Rotational behavior is measured using a rotameter system having stainless steel bowls (45 cm dia×15 cm high) enclosed in a transparent Plexiglas cover around the edge of the bowl and extending to a height of 29 cm. To assess rotation, rats are placed in a cloth jacket attached to a spring tether connected to an optical rotameter positioned above the bowl, which assesses movement to the left or right either as partial (45°) or full (360°) rotations.

Treatment is given for a suitable period prior to testing. Animals are given a subcutaneous injection of a subthreshold dose of apomorphine, and are then placed in the harness. The number of rotations are recorded for one hour. The total number of full contralateral rotations during the hour test period serves as an index of anti-Parkinsonian drug efficacy.

Animal Model for Assessing Therapeutic Effect for Treating Alzheimer's Disease

Heterozygous transgenic mice expressing the Swedish AD mutant gene hAPPK670N, M671L (Tg2576; Hsiao, Learning & Memory 2001, 8, 301-308), are used as an animal model of Alzheimer's disease. Animals are housed under standard conditions with a 12:12 light/dark cycle and food and water available ad libitum. Beginning at 9 months of age, mice are divided into two groups. The groups of animals receive treatment over six weeks.

Behavioral testing is performed at each drug dose using the same sequence over two weeks in all experimental groups: (1) spatial reversal learning, (2) locomotion, (3) fear conditioning, and (4) shock sensitivity.

Acquisition of the spatial learning paradigm and reversal learning are tested during the first five days of test compound administration using a water T-maze as described in Bardgett et al., Brain Res Bull 2003, 60, 131-142. Mice are habituated to the water T-maze during days 1-3, and task acquisition begins on day 4. On day 4, mice are trained to find the escape platform in one choice arm of the maze until 6 to 8 correct choices are made on consecutive trials. The reversal learning phase is then conducted on day 5. During the reversal learning phase, mice are trained to find the escape platform in the choice arm opposite from the location of the escape platform on day 4. The same performance criteria and inter-trial interval are used as during task acquisition.

Large ambulatory movements are assessed to determine that the results of the spatial reversal learning paradigm are not influenced by the capacity for ambulation. After a rest period of two days, horizontal ambulatory movements, excluding vertical and fine motor movements, are assessed in a chamber equipped with a grid of motion-sensitive detectors on day 8. The number of movements accompanied by simultaneous blocking and unblocking of a detector in the horizontal dimension are measured during a one-hour period.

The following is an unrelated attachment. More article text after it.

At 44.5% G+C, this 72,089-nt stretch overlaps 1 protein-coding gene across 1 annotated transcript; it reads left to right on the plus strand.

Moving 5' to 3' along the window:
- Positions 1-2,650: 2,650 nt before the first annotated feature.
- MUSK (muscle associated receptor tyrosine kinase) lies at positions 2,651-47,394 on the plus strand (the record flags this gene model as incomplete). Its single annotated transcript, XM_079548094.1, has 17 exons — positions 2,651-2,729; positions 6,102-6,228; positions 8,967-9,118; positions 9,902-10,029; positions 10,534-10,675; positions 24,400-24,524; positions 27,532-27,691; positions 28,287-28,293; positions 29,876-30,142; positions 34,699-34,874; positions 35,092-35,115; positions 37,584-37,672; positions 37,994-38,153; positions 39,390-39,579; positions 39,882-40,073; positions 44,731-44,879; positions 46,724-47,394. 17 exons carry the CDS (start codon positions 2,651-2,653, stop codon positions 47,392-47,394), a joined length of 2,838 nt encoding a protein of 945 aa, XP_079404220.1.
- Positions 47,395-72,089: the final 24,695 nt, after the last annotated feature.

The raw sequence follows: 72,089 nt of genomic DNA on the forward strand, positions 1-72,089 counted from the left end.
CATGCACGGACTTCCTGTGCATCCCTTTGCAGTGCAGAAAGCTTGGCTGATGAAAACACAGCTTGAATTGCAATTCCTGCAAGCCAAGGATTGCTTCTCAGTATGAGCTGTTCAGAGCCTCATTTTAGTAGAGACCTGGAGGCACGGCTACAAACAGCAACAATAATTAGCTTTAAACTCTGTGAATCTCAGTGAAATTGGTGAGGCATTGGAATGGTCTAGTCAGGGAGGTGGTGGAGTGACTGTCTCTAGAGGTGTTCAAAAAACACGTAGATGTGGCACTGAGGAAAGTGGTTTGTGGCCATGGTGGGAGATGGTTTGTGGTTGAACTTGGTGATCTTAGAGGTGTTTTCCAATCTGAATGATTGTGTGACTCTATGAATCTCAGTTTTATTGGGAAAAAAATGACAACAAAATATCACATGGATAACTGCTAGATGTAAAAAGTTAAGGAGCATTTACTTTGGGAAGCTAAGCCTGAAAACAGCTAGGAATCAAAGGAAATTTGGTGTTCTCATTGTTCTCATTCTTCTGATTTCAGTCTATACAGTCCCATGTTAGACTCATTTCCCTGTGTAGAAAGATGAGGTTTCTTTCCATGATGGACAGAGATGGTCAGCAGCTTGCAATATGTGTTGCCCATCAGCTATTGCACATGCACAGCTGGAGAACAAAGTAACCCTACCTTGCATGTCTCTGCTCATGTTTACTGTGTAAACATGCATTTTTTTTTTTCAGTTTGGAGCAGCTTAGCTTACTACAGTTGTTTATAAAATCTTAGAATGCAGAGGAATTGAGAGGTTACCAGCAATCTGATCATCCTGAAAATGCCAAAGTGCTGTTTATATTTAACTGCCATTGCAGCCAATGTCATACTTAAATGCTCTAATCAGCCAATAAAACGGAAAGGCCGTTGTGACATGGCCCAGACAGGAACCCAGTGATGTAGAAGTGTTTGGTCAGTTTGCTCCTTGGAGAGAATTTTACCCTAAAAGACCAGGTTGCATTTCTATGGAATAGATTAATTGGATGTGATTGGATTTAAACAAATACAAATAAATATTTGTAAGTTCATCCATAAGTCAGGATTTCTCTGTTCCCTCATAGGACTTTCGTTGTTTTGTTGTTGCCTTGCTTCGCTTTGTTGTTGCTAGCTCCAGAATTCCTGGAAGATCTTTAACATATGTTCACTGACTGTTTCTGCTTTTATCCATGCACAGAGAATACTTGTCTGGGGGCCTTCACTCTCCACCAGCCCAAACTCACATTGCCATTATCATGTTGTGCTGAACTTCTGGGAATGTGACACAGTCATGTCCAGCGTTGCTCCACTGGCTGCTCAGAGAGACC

The capacity of an animal for contextual and cued memory is tested using a fear conditioning paradigm beginning on day 9. Testing takes place in a chamber that contains a piece of absorbent cotton soaked in an odor-emitting solution such as mint extract placed below the grid floor. A 5-min, 3 trial, 80 db, 2800 Hz tone foot shock sequence is administered to train the animals on day 9. On day 10, memory for context is tested by returning each mouse to the chamber without exposure to the tone and foot shock, and recording the presence or absence of freezing behavior every 10 seconds for 8 minutes. Freezing is defined as no movement, such as ambulation, sniffing or stereotypy, other than respiration.

On day 11, the response of the animal to an alternate context and to the auditory cue is tested. Coconut extract is placed in a cup and the 80 dB tone is presented, but no foot shock is delivered. The presence or absence of freezing in response to the alternate context is then determined during the first 2 minutes of the trial. The tone is then presented continuously for the remaining 8 minutes of the trial, and the presence or absence of freezing in response to the tone is determined.

On day 12, the animals are tested to assess their sensitivity to the conditioning stimulus, i.e., foot shock. Following the last day of behavioral testing, animals are anesthetized and the brains removed, post-fixed overnight, and sections cut through the hippocampus. The sections are stained to image β-amyloid plaques.

Data is analyzed using appropriate statistical methods.